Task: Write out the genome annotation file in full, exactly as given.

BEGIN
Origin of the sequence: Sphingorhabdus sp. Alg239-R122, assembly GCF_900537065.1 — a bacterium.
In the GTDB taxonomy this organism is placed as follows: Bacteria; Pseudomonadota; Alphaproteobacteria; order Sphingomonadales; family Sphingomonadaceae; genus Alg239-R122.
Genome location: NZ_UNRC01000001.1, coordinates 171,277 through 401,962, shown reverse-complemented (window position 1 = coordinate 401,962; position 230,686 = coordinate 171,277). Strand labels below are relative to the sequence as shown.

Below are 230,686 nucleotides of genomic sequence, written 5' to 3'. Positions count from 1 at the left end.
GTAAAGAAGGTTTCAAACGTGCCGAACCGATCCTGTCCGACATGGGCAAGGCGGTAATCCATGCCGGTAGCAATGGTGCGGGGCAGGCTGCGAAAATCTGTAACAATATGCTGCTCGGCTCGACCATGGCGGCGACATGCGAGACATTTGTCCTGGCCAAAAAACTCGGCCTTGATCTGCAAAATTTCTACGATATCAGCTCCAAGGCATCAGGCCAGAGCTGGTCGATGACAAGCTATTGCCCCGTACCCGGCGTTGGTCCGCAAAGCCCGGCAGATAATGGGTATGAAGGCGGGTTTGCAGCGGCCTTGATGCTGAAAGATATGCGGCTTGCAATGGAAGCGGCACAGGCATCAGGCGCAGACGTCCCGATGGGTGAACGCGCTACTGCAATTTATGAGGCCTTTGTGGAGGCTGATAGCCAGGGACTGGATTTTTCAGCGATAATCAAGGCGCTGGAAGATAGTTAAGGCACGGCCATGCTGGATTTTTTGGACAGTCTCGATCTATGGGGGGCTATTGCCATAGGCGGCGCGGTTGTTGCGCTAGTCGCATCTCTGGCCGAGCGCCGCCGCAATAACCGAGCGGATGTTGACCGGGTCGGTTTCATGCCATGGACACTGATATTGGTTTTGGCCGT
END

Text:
Origin of the sequence: Sphingorhabdus sp. Alg239-R122, assembly GCF_900537065.1 — a bacterium.
In the GTDB taxonomy this organism is placed as follows: Bacteria; Pseudomonadota; Alphaproteobacteria; order Sphingomonadales; family Sphingomonadaceae; genus Alg239-R122.
Genome location: NZ_UNRC01000001.1, coordinates 171,277 through 401,962, shown reverse-complemented (window position 1 = coordinate 401,962; position 230,686 = coordinate 171,277). Strand labels below are relative to the sequence as shown.

Below are 230,686 nucleotides of genomic sequence, written 5' to 3'. Positions count from 1 at the left end.
GTAAAGAAGGTTTCAAACGTGCCGAACCGATCCTGTCCGACATGGGCAAGGCGGTAATCCATGCCGGTAGCAATGGTGCGGGGCAGGCTGCGAAAATCTGTAACAATATGCTGCTCGGCTCGACCATGGCGGCGACATGCGAGACATTTGTCCTGGCCAAAAAACTCGGCCTTGATCTGCAAAATTTCTACGATATCAGCTCCAAGGCATCAGGCCAGAGCTGGTCGATGACAAGCTATTGCCCCGTACCCGGCGTTGGTCCGCAAAGCCCGGCAGATAATGGGTATGAAGGCGGGTTTGCAGCGGCCTTGATGCTGAAAGATATGCGGCTTGCAATGGAAGCGGCACAGGCATCAGGCGCAGACGTCCCGATGGGTGAACGCGCTACTGCAATTTATGAGGCCTTTGTGGAGGCTGATAGCCAGGGACTGGATTTTTCAGCGATAATCAAGGCGCTGGAAGATAGTTAAGGCACGGCCATGCTGGATTTTTTGGACAGTCTCGATCTATGGGGGGCTATTGCCATAGGCGGCGCGGTTGTTGCGCTAGTCGCATCTCTGGCCGAGCGCCGCCGCAATAACCGAGCGGATGTTGACCGGGTCGGTTTCATGCCATGGACACTGATATTGGTTTTGGCCGT